Also in the world premiere mix are Steve McQueen’s female-fronted thriller Widows from Fox; Peter Hedges’ mother-son story and Julia Roberts-starrer Ben Is Back, which LD Entertainment, Lionsgate and Roadside Attractions are releasing domestically December 7; Barry Jenkins’ Moonlight follow-up If Beale Street Could Talk from Annapurna; Dan Fogelman’s romantic drama Life Itself; and Claire Denis’ High Life.
Viola Davis has accrued some serious hardware—an Emmy, a Golden Globe, an Oscar, and two Tonys—for her roles in film, television, and theater. Now the actor is taking on children’s literature. American Libraries caught up with Davis to talk about libraries, storytelling, and her forthcoming book, Corduroy Takes a Bow (Viking Books for Young Readers, September), before her Closing Session appearance at the 2018 Annual Conference and Exhibition in New Orleans on June 26.
What was the inspiration for Corduroy Takes a Bow? Was Corduroy an iconic character for you growing up?
He was an iconic character for me, but more so for my daughter Genesis. I would read to her every single night, and that was the book that stuck. I had to read it over and over and over again. I’m always trying to please my daughter. I always think, “What can I give my daughter?” It’s an homage to her.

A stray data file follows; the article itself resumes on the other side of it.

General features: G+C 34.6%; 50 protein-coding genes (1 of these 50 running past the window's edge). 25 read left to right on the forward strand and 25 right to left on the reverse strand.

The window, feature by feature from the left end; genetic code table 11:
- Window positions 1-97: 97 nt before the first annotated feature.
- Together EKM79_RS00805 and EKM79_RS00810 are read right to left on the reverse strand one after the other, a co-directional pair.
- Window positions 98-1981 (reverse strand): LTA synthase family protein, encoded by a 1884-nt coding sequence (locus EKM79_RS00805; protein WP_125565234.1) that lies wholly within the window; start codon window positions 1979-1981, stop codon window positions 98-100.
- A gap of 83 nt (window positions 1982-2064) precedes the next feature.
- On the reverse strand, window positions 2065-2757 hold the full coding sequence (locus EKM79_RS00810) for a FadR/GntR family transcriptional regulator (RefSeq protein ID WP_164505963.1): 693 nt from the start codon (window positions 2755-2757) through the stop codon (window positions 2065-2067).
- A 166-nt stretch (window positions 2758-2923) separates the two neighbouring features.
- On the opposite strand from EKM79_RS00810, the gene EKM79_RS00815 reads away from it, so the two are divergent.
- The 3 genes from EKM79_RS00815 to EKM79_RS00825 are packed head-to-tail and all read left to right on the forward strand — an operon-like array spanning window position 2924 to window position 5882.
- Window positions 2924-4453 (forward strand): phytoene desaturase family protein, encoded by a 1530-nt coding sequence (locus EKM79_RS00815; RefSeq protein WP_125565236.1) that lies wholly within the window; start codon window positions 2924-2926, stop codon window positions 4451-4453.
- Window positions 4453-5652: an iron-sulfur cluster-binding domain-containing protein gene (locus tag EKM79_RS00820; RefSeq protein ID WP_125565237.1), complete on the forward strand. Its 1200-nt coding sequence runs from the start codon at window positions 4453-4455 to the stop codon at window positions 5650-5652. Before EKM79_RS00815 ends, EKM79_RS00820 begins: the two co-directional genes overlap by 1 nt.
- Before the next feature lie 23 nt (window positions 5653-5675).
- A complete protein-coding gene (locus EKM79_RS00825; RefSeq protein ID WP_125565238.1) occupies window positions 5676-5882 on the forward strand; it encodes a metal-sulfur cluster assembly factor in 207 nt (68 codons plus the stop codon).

What was it like stepping into the role of a children’s book author?
Intimidating. The thing about the world of children’s books is you have to allow the character to be who they are. You have to allow Corduroy to be curious without making him look like he’s mischievous. There’s got to be a lightness to it. Just to be able to tell a fluid story, to have that friendship between Lisa and Corduroy, to keep it fun—it was intimidating.